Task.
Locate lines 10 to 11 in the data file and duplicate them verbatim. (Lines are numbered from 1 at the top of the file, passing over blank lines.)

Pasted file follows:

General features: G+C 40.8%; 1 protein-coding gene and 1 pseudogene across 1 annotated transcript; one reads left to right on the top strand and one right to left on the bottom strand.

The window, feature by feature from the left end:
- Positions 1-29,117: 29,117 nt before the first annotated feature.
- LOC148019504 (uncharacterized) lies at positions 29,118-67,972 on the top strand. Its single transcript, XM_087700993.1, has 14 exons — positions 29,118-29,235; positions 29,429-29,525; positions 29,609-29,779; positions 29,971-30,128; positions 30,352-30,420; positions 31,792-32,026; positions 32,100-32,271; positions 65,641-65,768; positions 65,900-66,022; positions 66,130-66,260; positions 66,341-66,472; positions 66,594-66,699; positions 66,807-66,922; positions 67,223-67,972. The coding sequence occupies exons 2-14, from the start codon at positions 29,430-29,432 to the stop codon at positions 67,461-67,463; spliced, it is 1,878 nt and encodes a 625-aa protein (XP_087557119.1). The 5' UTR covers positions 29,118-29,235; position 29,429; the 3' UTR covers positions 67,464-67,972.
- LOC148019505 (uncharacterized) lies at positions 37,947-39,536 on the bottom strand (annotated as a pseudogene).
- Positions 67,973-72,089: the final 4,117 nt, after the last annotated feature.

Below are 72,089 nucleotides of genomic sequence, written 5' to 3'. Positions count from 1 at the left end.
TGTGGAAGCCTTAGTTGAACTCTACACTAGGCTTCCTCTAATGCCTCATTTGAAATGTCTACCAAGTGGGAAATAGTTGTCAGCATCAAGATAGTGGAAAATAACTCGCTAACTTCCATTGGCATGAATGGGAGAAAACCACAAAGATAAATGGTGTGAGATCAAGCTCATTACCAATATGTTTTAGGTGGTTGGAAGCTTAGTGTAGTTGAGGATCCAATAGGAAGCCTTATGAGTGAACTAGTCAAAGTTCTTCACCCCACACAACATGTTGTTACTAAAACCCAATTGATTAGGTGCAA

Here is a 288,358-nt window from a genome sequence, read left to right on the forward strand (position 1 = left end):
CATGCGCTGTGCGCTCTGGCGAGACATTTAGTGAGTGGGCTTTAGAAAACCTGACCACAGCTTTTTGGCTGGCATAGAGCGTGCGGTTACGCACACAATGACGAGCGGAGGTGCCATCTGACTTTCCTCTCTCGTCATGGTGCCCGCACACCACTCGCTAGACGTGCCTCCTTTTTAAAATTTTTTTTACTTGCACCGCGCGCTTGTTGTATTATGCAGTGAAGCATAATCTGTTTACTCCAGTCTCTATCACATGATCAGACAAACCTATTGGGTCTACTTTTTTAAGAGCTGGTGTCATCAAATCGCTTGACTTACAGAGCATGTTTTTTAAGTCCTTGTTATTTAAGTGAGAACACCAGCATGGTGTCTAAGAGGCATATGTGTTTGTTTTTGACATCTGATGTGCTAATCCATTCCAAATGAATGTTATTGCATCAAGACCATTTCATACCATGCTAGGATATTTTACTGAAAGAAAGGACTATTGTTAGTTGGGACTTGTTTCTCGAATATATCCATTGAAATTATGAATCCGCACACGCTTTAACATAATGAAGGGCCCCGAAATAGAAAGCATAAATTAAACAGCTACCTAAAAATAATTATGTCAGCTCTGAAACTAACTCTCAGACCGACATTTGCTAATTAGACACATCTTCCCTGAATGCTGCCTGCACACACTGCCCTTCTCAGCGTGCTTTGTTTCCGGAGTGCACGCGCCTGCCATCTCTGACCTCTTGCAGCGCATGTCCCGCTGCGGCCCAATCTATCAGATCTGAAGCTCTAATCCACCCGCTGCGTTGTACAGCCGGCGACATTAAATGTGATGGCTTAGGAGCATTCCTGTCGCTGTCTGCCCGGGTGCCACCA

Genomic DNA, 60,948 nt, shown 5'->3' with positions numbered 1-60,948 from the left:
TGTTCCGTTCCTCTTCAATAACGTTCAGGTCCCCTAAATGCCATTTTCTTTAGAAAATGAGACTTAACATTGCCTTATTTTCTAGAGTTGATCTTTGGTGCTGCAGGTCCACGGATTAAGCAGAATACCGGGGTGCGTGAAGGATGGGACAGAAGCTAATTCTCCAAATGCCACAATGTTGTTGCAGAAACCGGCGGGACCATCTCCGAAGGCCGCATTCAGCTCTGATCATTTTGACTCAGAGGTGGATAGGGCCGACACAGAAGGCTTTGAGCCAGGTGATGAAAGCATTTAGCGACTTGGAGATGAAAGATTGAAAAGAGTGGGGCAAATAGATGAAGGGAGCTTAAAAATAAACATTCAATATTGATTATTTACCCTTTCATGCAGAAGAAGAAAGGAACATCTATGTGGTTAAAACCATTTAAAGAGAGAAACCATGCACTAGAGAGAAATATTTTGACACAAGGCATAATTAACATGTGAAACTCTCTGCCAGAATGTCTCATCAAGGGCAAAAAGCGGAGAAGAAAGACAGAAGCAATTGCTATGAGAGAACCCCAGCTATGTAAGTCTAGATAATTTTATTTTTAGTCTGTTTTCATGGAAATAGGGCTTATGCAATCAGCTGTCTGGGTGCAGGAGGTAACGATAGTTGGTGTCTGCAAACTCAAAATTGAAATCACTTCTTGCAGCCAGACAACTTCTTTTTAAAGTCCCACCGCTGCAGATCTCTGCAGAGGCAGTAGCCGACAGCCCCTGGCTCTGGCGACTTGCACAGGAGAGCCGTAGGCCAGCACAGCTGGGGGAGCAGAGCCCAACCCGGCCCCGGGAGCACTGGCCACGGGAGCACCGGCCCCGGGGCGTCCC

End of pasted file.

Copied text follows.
CATGCGCTGTGCGCTCTGGCGAGACATTTAGTGAGTGGGCTTTAGAAAACCTGACCACAGCTTTTTGGCTGGCATAGAGCGTGCGGTTACGCACACAATGACGAGCGGAGGTGCCATCTGACTTTCCTCTCTCGTCATGGTGCCCGCACACCACTCGCTAGACGTGCCTCCTTTTTAAAATTTTTTTTACTTGCACCGCGCGCTTGTTGTATTATGCAGTGAAGCATAATCTGTTTACTCCAGTCTCTATCACATGATCAGACAAACCTATTGGGTCTACTTTTTTAAGAGCTGGTGTCATCAAATCGCTTGACTTACAGAGCATGTTTTTTAAGTCCTTGTTATTTAAGTGAGAACACCAGCATGGTGTCTAAGAGGCATATGTGTTTGTTTTTGACATCTGATGTGCTAATCCATTCCAAATGAATGTTATTGCATCAAGACCATTTCATACCATGCTAGGATATTTTACTGAAAGAAAGGACTATTGTTAGTTGGGACTTGTTTCTCGAATATATCCATTGAAATTATGAATCCGCACACGCTTTAACATAATGAAGGGCCCCGAAATAGAAAGCATAAATTAAACAGCTACCTAAAAATAATTATGTCAGCTCTGAAACTAACTCTCAGACCGACATTTGCTAATTAGACACATCTTCCCTGAATGCTGCCTGCACACACTGCCCTTCTCAGCGTGCTTTGTTTCCGGAGTGCACGCGCCTGCCATCTCTGACCTCTTGCAGCGCATGTCCCGCTGCGGCCCAATCTATCAGATCTGAAGCTCTAATCCACCCGCTGCGTTGTACAGCCGGCGACATTAAATGTGATGGCTTAGGAGCATTCCTGTCGCTGTCTGCCCGGGTGCCACCA

Genomic DNA, 60,948 nt, shown 5'->3' with positions numbered 1-60,948 from the left: